I have long been an advocate of the data base… in Holiday parlance, this could be likened to the “Naughty and Nice List” kept by Ole Saint Nick. Were I to find myself being tasked to serve as the scribe for this years effort, my listings might appear along these lines. Since Santa is a busy guy, he would most likely want to know up front, who he does not need to worry about this year. Those folks he will leave to Krumpas (if this is a new or unfamiliar name, ask someone of Bavarian decent).
The Naughty List
Auction Houses that:
– Do not disclose the financial interest they have in items or those of the folks offering opinions on them.
– Get upset when you turn down work for them because you can’t substantiate their claims and when you inform them of this, they reply “then what am I paying you guys for?” (Yes Virginia, this did happen in 2006).
– Charge 18% to 20% for buying an item in their auction.
– Spend more time describing why the item is so wonderful as opposed to actually describing what it is and why it is what it is.
– Remain unavailable to answer questions about their work.
– Add or remove things from items and don’t mention it until they are caught.
– Do not afford a buyer a chance to understand and evaluate an “impeccable source.” Last time I checked, “impeccable” was not a synonym for “anonymous.”
– Try to play off a “team store” as their private/inside team source.
– Continue to spend tons of cash on product, but won’t invest time and money in building a reference or research library. This creates a dynamic that let’s others prey upon them.
– Who bash items as being bad solely because “they are not like mine or ones I have bought and sold.”
– Send you an e-mail because they say they are interested in bidding on a “six figure” item you have written about, but would like you to e-mail them your letter and findings because they don’t want for a subscription price of $40.00.
Publications and Forums that:
– Cater to advertisers and not collectors.
– Fill the industry with more product than they could have possibly used.
The Nice List
Auction Houses who:
– Have reasonable fees.
– Focus on accuracy and not “salability”.
– Believe in disclosure.
– With respect to evaluations, understand what they are paying for is an opinion, not just the one they want to have written.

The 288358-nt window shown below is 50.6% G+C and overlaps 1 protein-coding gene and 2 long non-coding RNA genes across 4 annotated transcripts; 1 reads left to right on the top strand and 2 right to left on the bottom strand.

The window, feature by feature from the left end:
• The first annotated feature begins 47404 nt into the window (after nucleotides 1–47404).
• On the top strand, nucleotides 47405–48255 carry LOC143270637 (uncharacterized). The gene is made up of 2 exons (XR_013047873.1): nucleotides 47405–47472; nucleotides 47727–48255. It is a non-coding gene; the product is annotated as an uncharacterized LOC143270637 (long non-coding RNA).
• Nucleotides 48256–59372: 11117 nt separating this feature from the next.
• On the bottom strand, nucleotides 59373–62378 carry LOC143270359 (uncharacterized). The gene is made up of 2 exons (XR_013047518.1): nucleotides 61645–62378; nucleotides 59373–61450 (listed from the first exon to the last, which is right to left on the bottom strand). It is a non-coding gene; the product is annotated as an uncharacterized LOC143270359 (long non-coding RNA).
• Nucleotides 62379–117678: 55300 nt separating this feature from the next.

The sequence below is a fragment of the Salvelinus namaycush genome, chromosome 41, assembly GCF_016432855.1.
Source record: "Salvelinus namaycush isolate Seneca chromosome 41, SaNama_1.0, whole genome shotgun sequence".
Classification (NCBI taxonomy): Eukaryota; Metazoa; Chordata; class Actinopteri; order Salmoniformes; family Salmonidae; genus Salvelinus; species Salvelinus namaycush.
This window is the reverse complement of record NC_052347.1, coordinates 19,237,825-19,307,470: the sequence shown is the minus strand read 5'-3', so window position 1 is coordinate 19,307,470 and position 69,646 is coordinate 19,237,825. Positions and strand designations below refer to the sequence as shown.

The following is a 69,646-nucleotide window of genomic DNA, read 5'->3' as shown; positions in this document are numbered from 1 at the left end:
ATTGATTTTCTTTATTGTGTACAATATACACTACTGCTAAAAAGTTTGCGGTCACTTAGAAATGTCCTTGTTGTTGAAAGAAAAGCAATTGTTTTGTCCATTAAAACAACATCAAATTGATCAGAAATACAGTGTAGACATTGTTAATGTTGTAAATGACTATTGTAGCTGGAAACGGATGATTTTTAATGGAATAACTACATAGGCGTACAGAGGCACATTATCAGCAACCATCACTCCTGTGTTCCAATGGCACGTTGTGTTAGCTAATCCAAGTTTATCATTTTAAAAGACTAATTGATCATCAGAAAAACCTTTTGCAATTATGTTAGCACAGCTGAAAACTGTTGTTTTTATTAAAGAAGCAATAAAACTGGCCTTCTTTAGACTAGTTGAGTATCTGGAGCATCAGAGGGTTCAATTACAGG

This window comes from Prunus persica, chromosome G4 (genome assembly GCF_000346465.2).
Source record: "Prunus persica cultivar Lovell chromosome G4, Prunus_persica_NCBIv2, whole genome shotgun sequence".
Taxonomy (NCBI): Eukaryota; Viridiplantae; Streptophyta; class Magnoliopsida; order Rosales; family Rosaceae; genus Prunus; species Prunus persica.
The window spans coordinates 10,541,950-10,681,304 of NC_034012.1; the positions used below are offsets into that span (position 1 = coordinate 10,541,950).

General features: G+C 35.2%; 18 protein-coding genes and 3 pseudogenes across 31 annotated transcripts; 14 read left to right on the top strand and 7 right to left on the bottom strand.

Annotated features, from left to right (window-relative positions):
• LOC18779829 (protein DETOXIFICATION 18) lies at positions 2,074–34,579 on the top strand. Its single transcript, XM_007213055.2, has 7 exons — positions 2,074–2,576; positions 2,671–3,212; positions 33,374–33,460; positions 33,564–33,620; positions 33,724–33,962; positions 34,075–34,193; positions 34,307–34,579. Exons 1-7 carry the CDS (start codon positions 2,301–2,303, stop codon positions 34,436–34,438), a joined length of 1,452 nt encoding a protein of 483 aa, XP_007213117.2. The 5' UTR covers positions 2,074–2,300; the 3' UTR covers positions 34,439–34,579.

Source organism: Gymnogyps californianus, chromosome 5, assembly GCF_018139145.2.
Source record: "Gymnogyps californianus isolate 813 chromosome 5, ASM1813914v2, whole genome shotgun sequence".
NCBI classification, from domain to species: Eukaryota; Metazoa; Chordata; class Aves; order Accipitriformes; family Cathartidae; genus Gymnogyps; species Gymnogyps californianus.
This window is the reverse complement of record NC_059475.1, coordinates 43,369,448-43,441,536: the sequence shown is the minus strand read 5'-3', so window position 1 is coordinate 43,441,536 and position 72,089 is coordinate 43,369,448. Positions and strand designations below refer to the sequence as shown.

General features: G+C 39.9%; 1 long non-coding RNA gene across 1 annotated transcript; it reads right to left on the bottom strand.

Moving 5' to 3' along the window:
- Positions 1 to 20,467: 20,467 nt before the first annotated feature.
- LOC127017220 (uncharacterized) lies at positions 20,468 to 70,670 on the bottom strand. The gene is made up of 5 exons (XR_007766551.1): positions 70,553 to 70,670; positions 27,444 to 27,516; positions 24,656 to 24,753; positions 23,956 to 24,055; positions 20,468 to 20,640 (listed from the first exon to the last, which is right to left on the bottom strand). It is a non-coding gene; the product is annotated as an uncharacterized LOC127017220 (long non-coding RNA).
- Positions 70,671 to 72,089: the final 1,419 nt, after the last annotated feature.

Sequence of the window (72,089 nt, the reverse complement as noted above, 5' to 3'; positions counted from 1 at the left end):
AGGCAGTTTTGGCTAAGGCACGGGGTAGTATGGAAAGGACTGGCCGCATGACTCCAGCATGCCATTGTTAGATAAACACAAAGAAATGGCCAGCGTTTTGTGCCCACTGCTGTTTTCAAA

– Take the time to share information and comment about hobby/industry issues in a non-self-serving manner.
– Are willing to pass on items and organizations they are not comfortable with.
– Build face- to- face human contacts and reference libraries.
– Who understand that Photo-Matching is not Imagery Analysis.
– Continue to be the backbone of this industry, stand by their quality items, and have not left because someone who they have done business with for years (without issue) now wants an LOA with their items. (My pal in Dumfries knows what I am talking about).
– Are willing to spend time talking to you about the hobby and why they love selling what they do.
– Stand by their opinions and can be reached without the resources of the Office of the Director for National Intelligence.
– Disclose what they own…on their own.
– Actually take the time to subject their work to public scrutiny. You may not always agree with their findings or methods, but they have put themselves out there and have associated their own name with it.
Publications and Forums that:
– Know who their readers are and what they either want or need to know. (Gridiron Greats is well named).
Show Promoters who:
– Understand that folks will still drive hours to meet dealers who still bring ticket stubs, books, and magazines to shows.
Family Members who:
– Understand why we need to drive hours to meet dealers who still bring ticket stubs, books, and magazines to shows.
My hope is that this year was all that you had hoped for and that 2007 brings more of the same.
MEARS Auth, LLC
LTC MEARS Auth, LLC can be reached for comment on this article at:
LTC MEARS Auth, LLC
14218 Roland Court
Woodbridge, VA 22193